Reiki in the Garden

We are stardust, we are golden

We are billion year old carbon

And we got to get ourselves back to the garden

(Woodstock/Joni Mitchell)

SOMEONE in our road has bought themselves a cockerel. Now, we may have a little wood barely a hundred yards away – and North Leeds is known for being green and well-wilded, but it is, nonetheless, a built-up and urban environment. So it feels distinctly strange to hear this bird cock-a-doodle-doing at all hours of the day (though never at dawn, to my knowledge). Strange, but comforting and calm. He is a distant memory of countryside holidays as a child. A jaunty reminder of haystacks and farmyards. A full-throated connection to all that is green and pleasant and good in my imagination. He was crowing today, when I walked out into my sunny February garden to do a bit of digging and tidying up. And I was pleased to hear him, alongside the busy sparrows that are starting to build their nests in the high hedge by the Reiki Room door.

Escape to Earth

I learned to garden late in my life – was forty before I had my own little patch of land and rambling allotment. The garden came to me at a time of great sadness and loss and it helped me heal, no question. I wrote about it in a memoir  – A Handful of Earth – and in a recent blog – The Art of Stillness . The exquisite pleasure of digging the earth, the rich smell of the soil, the sturdy beauty of emerging shoots, of lacy patterned leaves and richly coloured blossoms, filled my senses and restored me to strength, both physical and psychological.

Then, as the years went by, and a new life began to unfold – one of theatre and travel and writing and teaching – the garden retreated in my mind. There is a season for everything: and I was starting a mid-life season in the city. Leeds. London. Paris. Budapest. I had “no time” to garden, and it became, for a while, a place of quiet rebuke. Overgrown hedges. Weedy borders. Pot bound herbs with sorrowful, drooping foliage.

Reiki and Remembering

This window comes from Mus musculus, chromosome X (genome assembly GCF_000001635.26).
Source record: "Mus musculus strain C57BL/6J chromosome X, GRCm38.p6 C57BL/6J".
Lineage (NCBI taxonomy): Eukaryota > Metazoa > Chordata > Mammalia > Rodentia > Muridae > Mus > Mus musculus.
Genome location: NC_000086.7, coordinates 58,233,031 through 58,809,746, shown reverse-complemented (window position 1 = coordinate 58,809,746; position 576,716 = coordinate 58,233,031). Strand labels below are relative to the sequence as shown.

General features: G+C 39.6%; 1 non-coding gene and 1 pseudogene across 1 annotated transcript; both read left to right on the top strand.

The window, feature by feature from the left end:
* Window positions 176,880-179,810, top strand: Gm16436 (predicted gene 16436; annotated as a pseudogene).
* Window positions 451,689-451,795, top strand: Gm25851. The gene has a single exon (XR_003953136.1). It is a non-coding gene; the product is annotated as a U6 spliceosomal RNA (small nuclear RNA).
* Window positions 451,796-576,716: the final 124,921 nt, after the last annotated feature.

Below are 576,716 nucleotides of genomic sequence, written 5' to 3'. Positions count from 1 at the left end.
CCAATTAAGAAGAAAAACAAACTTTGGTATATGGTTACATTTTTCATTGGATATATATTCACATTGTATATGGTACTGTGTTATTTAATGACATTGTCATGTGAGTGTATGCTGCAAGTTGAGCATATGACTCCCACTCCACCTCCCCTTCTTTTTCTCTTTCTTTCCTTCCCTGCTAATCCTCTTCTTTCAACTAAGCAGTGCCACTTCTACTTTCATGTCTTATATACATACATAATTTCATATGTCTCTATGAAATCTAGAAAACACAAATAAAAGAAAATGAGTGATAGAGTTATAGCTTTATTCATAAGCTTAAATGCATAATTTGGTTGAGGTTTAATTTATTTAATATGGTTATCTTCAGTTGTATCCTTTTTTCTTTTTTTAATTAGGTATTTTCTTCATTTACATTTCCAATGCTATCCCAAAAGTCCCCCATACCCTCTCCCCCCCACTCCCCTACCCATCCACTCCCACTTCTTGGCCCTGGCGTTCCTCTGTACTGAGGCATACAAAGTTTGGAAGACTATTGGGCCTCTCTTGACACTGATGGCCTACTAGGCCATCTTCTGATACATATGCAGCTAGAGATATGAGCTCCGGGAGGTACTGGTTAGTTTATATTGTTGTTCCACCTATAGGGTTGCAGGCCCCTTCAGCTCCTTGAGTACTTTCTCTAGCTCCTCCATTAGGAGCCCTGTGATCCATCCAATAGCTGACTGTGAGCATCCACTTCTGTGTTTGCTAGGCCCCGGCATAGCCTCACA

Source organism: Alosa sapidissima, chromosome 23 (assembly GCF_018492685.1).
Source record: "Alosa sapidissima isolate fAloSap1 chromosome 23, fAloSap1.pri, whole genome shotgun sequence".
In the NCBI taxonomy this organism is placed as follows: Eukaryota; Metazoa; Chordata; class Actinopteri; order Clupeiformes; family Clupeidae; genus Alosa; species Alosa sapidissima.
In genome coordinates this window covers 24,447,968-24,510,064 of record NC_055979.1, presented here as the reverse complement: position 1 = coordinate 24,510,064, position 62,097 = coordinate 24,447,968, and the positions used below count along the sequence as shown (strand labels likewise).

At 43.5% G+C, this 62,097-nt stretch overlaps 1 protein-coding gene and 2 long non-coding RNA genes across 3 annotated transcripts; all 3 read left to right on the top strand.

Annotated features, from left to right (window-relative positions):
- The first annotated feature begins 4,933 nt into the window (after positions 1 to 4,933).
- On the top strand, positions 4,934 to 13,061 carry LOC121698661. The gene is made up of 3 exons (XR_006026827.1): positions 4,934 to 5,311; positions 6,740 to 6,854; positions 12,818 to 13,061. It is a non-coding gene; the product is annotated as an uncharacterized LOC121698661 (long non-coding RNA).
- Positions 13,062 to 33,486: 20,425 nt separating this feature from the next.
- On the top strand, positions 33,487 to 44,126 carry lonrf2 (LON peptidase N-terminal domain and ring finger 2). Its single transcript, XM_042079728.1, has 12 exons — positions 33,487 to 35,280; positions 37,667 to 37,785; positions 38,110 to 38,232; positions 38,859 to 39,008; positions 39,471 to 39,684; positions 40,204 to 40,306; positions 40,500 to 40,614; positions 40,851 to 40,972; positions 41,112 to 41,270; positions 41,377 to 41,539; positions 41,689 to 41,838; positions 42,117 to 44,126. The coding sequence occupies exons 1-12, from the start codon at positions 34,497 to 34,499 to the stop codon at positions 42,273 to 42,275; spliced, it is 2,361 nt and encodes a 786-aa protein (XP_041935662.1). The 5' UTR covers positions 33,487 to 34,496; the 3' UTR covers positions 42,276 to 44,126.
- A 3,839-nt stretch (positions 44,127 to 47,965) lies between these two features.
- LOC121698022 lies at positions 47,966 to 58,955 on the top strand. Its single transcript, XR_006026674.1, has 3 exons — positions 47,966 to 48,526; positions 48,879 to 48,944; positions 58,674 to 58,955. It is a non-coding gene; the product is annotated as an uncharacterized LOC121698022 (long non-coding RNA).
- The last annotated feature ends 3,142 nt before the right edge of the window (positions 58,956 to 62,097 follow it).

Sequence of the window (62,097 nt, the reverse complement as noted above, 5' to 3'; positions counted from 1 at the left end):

But over the past couple of years life has changed, once again. A broken shoulder – depleted stocks of energy – and a new inward-turning direction, as I have turned sixty,* has taken me away from all that external adventuring, at least for a while, and has made me quieter… Brought me back to the garden. More specifically, it is Reiki that brings me there. Reminds me. Settles me back, closer to the earth.

For the one thing Reiki does is tune us into our “true selves”. (Reiki master Frans Stiene has written about this in his book “The Inner Heart of Reiki”. See On Books and Being). Embarking on Reiki treatments – and even more so, being attuned and trained as a Reiki practitioner – is deeply calming, but also precipitates great change. It brings us more in line with who we are really meant to be. Shines a quiet light towards our own truth, whatever that might be. And the truth for me is – I am becoming a gardener again.

The Fresh Air Cure

Reiki helps enormously with anxiety and low mood (See Reiki and the Anxious Mind). Warm hands laid on your body, through clothes, in stillness and with kind attention, is immensely reassuring. And it turns our focus towards ourselves: seems to ask the silent question, how can we care for ourselves better, once the Reiki treatment is finished?

One sure way to restore both mood and health, is to be outside. Drinking in some fresh air. Feeling the sun – or wind and rain – on your face. And, if you have a garden, planting something in the ground, as if you are planting yourself back in the earth. Without your own garden to play in, there are still walks to be had, parks to sit in (like our local Roundhay Park, pictured above – and bonny in every season). There are always trees to stroke, and the sky to gaze at.